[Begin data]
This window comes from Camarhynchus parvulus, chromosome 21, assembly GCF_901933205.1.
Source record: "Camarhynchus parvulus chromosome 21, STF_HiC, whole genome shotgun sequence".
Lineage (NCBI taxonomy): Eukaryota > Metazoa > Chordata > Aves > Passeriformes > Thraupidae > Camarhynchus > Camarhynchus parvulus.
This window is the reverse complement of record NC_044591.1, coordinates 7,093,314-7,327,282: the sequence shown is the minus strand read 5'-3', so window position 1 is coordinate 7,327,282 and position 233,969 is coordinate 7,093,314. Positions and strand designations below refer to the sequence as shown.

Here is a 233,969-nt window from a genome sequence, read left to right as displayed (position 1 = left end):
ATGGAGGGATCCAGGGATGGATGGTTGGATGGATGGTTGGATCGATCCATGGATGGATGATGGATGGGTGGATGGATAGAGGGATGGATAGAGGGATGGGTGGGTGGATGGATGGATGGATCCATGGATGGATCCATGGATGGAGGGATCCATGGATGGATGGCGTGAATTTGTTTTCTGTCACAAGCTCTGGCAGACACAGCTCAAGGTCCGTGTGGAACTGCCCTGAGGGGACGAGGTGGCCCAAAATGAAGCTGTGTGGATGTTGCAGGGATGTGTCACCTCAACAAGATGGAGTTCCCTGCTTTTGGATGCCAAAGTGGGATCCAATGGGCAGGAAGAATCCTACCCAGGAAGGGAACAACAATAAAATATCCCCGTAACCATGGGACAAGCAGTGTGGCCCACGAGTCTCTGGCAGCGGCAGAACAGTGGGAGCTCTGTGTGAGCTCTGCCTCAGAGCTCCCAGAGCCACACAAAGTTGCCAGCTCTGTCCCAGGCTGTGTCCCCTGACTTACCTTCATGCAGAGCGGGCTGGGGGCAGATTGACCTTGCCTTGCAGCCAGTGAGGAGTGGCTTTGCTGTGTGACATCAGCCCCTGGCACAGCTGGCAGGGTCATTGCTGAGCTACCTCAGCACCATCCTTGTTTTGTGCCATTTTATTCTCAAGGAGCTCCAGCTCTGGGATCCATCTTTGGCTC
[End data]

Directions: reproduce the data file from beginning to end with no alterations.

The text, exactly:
This window comes from Camarhynchus parvulus, chromosome 21, assembly GCF_901933205.1.
Source record: "Camarhynchus parvulus chromosome 21, STF_HiC, whole genome shotgun sequence".
Lineage (NCBI taxonomy): Eukaryota > Metazoa > Chordata > Aves > Passeriformes > Thraupidae > Camarhynchus > Camarhynchus parvulus.
This window is the reverse complement of record NC_044591.1, coordinates 7,093,314-7,327,282: the sequence shown is the minus strand read 5'-3', so window position 1 is coordinate 7,327,282 and position 233,969 is coordinate 7,093,314. Positions and strand designations below refer to the sequence as shown.

Here is a 233,969-nt window from a genome sequence, read left to right as displayed (position 1 = left end):
ATGGAGGGATCCAGGGATGGATGGTTGGATGGATGGTTGGATCGATCCATGGATGGATGATGGATGGGTGGATGGATAGAGGGATGGATAGAGGGATGGGTGGGTGGATGGATGGATGGATCCATGGATGGATCCATGGATGGAGGGATCCATGGATGGATGGCGTGAATTTGTTTTCTGTCACAAGCTCTGGCAGACACAGCTCAAGGTCCGTGTGGAACTGCCCTGAGGGGACGAGGTGGCCCAAAATGAAGCTGTGTGGATGTTGCAGGGATGTGTCACCTCAACAAGATGGAGTTCCCTGCTTTTGGATGCCAAAGTGGGATCCAATGGGCAGGAAGAATCCTACCCAGGAAGGGAACAACAATAAAATATCCCCGTAACCATGGGACAAGCAGTGTGGCCCACGAGTCTCTGGCAGCGGCAGAACAGTGGGAGCTCTGTGTGAGCTCTGCCTCAGAGCTCCCAGAGCCACACAAAGTTGCCAGCTCTGTCCCAGGCTGTGTCCCCTGACTTACCTTCATGCAGAGCGGGCTGGGGGCAGATTGACCTTGCCTTGCAGCCAGTGAGGAGTGGCTTTGCTGTGTGACATCAGCCCCTGGCACAGCTGGCAGGGTCATTGCTGAGCTACCTCAGCACCATCCTTGTTTTGTGCCATTTTATTCTCAAGGAGCTCCAGCTCTGGGATCCATCTTTGGCTC